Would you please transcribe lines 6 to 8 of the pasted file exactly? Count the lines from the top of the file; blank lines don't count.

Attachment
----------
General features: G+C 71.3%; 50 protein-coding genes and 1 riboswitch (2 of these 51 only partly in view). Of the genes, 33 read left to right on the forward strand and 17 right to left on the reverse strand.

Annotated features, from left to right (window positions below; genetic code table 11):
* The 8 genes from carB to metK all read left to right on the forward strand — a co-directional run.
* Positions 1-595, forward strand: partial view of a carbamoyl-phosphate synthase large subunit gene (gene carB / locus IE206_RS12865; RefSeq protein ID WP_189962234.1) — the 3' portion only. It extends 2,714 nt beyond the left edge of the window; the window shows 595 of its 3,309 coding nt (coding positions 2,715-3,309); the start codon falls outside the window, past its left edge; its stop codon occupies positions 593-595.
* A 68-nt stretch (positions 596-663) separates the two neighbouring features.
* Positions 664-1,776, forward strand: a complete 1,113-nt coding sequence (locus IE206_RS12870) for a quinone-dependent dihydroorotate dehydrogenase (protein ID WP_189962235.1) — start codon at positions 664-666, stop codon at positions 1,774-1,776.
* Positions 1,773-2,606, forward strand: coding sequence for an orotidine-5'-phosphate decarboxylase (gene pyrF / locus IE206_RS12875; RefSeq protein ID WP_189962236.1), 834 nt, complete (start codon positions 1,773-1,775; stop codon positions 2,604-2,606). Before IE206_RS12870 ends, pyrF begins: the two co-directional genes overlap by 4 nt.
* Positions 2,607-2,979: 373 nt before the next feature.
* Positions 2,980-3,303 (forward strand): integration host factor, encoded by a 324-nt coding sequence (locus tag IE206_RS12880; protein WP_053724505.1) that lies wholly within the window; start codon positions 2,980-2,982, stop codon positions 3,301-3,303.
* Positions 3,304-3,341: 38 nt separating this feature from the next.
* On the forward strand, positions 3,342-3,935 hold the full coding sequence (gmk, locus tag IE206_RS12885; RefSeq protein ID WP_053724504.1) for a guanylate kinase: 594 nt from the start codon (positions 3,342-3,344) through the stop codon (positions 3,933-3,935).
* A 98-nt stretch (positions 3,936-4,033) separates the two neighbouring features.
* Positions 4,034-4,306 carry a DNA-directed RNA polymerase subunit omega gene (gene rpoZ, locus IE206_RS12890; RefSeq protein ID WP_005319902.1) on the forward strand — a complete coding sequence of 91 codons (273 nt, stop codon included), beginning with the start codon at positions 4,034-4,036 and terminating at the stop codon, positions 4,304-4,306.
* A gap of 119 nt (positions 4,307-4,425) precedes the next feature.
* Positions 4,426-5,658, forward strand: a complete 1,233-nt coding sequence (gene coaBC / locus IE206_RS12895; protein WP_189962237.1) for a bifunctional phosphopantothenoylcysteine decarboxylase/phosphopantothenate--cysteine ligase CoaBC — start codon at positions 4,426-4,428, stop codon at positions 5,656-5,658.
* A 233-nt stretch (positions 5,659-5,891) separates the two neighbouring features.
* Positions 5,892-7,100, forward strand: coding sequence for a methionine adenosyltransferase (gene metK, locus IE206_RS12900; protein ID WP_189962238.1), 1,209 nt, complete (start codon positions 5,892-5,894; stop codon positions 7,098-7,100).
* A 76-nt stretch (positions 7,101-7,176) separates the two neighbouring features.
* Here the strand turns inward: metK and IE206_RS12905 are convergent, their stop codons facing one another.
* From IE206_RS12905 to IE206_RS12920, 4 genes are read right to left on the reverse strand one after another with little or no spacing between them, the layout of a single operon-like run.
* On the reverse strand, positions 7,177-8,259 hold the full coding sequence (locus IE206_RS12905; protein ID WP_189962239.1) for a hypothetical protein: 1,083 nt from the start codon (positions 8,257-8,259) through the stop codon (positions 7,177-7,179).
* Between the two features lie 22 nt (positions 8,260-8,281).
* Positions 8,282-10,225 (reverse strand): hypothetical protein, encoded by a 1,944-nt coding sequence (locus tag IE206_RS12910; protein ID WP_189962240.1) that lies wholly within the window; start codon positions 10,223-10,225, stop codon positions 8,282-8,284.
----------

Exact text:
* Positions 664-1,776, forward strand: a complete 1,113-nt coding sequence (locus IE206_RS12870) for a quinone-dependent dihydroorotate dehydrogenase (protein ID WP_189962235.1) — start codon at positions 664-666, stop codon at positions 1,774-1,776.
* Positions 1,773-2,606, forward strand: coding sequence for an orotidine-5'-phosphate decarboxylase (gene pyrF / locus IE206_RS12875; RefSeq protein ID WP_189962236.1), 834 nt, complete (start codon positions 1,773-1,775; stop codon positions 2,604-2,606). Before IE206_RS12870 ends, pyrF begins: the two co-directional genes overlap by 4 nt.
* Positions 2,607-2,979: 373 nt before the next feature.